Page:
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An experimental study on the effects of the cortical thickness and bone density on initial mechanical anchorage of different Straumann® implant designs
International Journal of Implant Dentistry volume 7, Article number: 83 (2021)
The aim of the current study was to comparatively assess the primary stability of different Straumann® implant designs (BLX, Straumann Tapered Effect, Bone Level Tapered, and Standard Plus) via resonance frequency analysis by using an implant insertion model in freshly slaughtered bovine ribs with and without cortical bone. Tapered Effect (4.1 × 10 mm), Bone Level Tapered (4.1 × 10 mm), Standard Plus (4.1 × 10 mm), and BLX (4.0 × 10 mm) implants were inserted into the distal epiphysis on the longitudinal axis of the freshly slaughtered bovine ribs. As a control, implants with the same sizes were inserted into the proximal diaphysis. The stability of the implants was examined with resonance frequency analysis.
BLX and Tapered Effect implants showed higher implant stability quotient values in both study and control groups. All implant systems showed a significant decrease of mechanical anchorage in the study group. BLX and Bone Level Tapered designs had a significantly lower loss of mechanical anchorage in the lack of cortical bone.
Both Tapered Effect and BLX designs could ensure sufficient initial stability; however, BLX implants could be an appropriate option in the lack of cortical bone and poor bone quality at the implant recipient site.
BLX is a novel implant system, which could be especially beneficial in the presence of spongious bone type at posterior maxillae.
The primary stability of a dental implant plays a key role in implant integration and long-term successful clinical outcome. Considering the implant recipient site, primary implant stability could be affected by several factors such as bone density, thickness of the cortical bone, and height of the alveolar ridge. In order to overcome these quantitative and qualitative deficits, various implant geometries and thread designs have been developed. Several studies comparing the outer geometry of the implants found that implants with conical shape  and/or tapered designs  had superior primary stability compared to those with a parallel shape and could significantly improve the initial mechanical anchorage.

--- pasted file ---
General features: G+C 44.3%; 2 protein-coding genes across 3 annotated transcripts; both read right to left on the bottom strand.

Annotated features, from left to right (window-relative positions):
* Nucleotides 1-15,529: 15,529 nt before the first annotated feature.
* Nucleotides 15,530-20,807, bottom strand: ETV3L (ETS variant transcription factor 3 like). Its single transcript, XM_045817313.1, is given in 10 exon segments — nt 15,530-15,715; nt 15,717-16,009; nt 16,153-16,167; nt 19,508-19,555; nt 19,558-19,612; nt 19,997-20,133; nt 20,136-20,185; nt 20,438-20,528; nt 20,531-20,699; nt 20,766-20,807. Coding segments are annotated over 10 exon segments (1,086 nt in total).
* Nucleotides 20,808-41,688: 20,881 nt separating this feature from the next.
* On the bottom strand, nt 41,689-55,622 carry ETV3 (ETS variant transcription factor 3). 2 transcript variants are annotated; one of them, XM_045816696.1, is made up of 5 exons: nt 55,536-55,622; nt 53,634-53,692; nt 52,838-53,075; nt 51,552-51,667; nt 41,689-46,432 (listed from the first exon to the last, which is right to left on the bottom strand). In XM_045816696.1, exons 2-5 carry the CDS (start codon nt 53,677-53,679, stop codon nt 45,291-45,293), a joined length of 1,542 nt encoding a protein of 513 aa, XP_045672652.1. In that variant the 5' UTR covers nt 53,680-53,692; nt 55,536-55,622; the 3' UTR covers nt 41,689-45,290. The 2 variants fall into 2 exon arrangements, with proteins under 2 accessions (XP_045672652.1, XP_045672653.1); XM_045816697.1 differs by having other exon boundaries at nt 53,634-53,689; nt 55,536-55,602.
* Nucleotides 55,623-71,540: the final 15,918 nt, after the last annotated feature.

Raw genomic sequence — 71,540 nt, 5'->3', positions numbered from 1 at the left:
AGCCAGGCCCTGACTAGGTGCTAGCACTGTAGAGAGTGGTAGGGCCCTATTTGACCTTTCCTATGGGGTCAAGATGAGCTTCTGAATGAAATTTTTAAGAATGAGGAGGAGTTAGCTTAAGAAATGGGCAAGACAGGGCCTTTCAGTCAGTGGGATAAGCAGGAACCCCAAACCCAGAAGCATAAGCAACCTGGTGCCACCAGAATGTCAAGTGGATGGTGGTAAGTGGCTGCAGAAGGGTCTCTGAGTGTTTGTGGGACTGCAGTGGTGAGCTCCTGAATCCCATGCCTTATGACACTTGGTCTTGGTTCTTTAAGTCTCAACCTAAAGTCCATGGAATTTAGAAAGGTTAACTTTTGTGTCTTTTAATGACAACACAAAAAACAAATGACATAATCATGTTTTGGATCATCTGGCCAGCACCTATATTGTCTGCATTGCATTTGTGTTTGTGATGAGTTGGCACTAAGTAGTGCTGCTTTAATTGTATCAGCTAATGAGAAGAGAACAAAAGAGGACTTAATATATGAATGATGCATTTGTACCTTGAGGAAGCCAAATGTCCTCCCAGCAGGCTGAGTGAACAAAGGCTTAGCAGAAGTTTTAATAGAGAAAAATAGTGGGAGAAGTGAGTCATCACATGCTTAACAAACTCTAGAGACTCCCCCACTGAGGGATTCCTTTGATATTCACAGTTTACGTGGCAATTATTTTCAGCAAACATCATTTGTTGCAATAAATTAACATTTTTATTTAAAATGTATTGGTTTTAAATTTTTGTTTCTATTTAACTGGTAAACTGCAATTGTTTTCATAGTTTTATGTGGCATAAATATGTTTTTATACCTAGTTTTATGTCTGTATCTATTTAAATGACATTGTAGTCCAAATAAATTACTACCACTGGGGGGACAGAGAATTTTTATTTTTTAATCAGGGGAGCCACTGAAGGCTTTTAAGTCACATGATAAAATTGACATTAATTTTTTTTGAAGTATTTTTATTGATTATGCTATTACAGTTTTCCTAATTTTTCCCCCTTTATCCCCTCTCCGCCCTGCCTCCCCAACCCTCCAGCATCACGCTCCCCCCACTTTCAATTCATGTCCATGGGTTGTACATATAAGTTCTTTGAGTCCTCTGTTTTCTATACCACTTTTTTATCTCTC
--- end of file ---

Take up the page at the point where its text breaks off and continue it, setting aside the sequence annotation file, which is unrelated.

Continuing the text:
It is well known that the loose structure of the trabecular bone could negatively affect mechanical anchorage [3,4,5,6,7,8,9]. Therefore, numerous clinical and experimental studies have mainly focused on the effects of bone density and geometry on implant stability. Nevertheless, the lack of cortical bone at the implant recipient site could be also challenging; thus, in addition to total bone thickness, the height of cortical bone along the implant has shown to have a relevant effect on primary implant stability [10, 11]. Sugiura et al. have suggested that the crestal cortical bone height could significantly affect the maximum extent of micromotion and peri-implant bone strain in the low-density cancellous bone under immediate loading . Several studies have also clearly showed that improving primary stability via bi-cortical anchorage plays a great role in the success of immediate loading protocols such as All-on-4™  and All-on-3  and implant placements following sinus floor augmentation. However, 70% of all age-related bone loss is cortical  and the lack of cortical bone especially in the posterior maxillae could pose a great challenge for the clinician , especially in elderly dental implant patients.
The number of studies assessing the influence of cortical bone height on the mechanical anchorage regarding the dental implant design is limited [10, 11]. The aim of the current study was to comparatively assess the primary stability of different Straumann® implant designs (BLX, Tapered Effect [TE], Bone Level Tapered [BLT], and Standard Plus [SP]; Institute Straumann AG, Basel, Switzerland) via resonance frequency analysis by using an implant insertion model in freshly slaughtered bovine ribs with and without cortical bone.